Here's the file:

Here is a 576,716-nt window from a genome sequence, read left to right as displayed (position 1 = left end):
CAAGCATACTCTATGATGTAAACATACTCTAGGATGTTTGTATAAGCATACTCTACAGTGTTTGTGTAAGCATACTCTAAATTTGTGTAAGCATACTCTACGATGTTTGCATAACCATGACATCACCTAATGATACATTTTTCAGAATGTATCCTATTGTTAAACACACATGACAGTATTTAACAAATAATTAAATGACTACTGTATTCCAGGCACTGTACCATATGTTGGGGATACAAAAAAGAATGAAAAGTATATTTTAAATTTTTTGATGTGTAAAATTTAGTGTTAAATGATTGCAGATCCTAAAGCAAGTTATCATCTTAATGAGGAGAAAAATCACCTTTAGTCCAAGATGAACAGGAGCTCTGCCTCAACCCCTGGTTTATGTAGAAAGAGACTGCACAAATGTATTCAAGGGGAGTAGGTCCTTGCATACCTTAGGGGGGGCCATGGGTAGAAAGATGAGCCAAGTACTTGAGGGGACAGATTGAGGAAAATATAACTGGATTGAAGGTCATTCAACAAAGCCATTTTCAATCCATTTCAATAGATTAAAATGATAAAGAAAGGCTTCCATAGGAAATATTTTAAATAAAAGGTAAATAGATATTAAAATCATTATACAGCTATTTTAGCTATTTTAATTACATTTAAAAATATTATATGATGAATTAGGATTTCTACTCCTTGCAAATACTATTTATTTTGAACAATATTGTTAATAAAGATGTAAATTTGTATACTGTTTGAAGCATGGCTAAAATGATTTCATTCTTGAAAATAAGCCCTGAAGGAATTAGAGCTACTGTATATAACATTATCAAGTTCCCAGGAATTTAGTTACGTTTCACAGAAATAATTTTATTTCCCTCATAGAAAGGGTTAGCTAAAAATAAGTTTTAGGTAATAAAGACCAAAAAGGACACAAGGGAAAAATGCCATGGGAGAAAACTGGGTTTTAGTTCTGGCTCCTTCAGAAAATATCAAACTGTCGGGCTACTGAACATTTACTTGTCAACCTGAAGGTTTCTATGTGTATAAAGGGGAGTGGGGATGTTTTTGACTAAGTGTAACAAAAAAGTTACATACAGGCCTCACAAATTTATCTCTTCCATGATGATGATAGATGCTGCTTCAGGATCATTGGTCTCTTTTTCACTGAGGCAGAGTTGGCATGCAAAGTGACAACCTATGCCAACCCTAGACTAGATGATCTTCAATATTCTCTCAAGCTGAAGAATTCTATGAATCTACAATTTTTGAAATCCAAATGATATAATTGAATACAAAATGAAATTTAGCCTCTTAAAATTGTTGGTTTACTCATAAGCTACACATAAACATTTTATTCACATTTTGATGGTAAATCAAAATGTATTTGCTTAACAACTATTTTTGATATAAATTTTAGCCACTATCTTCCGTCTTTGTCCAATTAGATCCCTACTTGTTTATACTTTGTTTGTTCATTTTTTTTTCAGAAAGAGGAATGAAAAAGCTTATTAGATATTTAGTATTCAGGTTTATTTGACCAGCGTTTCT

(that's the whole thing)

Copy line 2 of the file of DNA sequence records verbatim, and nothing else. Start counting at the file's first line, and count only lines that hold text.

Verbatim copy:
CAAGCATACTCTATGATGTAAACATACTCTAGGATGTTTGTATAAGCATACTCTACAGTGTTTGTGTAAGCATACTCTAAATTTGTGTAAGCATACTCTACGATGTTTGCATAACCATGACATCACCTAATGATACATTTTTCAGAATGTATCCTATTGTTAAACACACATGACAGTATTTAACAAATAATTAAATGACTACTGTATTCCAGGCACTGTACCATATGTTGGGGATACAAAAAAGAATGAAAAGTATATTTTAAATTTTTTGATGTGTAAAATTTAGTGTTAAATGATTGCAGATCCTAAAGCAAGTTATCATCTTAATGAGGAGAAAAATCACCTTTAGTCCAAGATGAACAGGAGCTCTGCCTCAACCCCTGGTTTATGTAGAAAGAGACTGCACAAATGTATTCAAGGGGAGTAGGTCCTTGCATACCTTAGGGGGGGCCATGGGTAGAAAGATGAGCCAAGTACTTGAGGGGACAGATTGAGGAAAATATAACTGGATTGAAGGTCATTCAACAAAGCCATTTTCAATCCATTTCAATAGATTAAAATGATAAAGAAAGGCTTCCATAGGAAATATTTTAAATAAAAGGTAAATAGATATTAAAATCATTATACAGCTATTTTAGCTATTTTAATTACATTTAAAAATATTATATGATGAATTAGGATTTCTACTCCTTGCAAATACTATTTATTTTGAACAATATTGTTAATAAAGATGTAAATTTGTATACTGTTTGAAGCATGGCTAAAATGATTTCATTCTTGAAAATAAGCCCTGAAGGAATTAGAGCTACTGTATATAACATTATCAAGTTCCCAGGAATTTAGTTACGTTTCACAGAAATAATTTTATTTCCCTCATAGAAAGGGTTAGCTAAAAATAAGTTTTAGGTAATAAAGACCAAAAAGGACACAAGGGAAAAATGCCATGGGAGAAAACTGGGTTTTAGTTCTGGCTCCTTCAGAAAATATCAAACTGTCGGGCTACTGAACATTTACTTGTCAACCTGAAGGTTTCTATGTGTATAAAGGGGAGTGGGGATGTTTTTGACTAAGTGTAACAAAAAAGTTACATACAGGCCTCACAAATTTATCTCTTCCATGATGATGATAGATGCTGCTTCAGGATCATTGGTCTCTTTTTCACTGAGGCAGAGTTGGCATGCAAAGTGACAACCTATGCCAACCCTAGACTAGATGATCTTCAATATTCTCTCAAGCTGAAGAATTCTATGAATCTACAATTTTTGAAATCCAAATGATATAATTGAATACAAAATGAAATTTAGCCTCTTAAAATTGTTGGTTTACTCATAAGCTACACATAAACATTTTATTCACATTTTGATGGTAAATCAAAATGTATTTGCTTAACAACTATTTTTGATATAAATTTTAGCCACTATCTTCCGTCTTTGTCCAATTAGATCCCTACTTGTTTATACTTTGTTTGTTCATTTTTTTTTCAGAAAGAGGAATGAAAAAGCTTATTAGATATTTAGTATTCAGGTTTATTTGACCAGCGTTTCT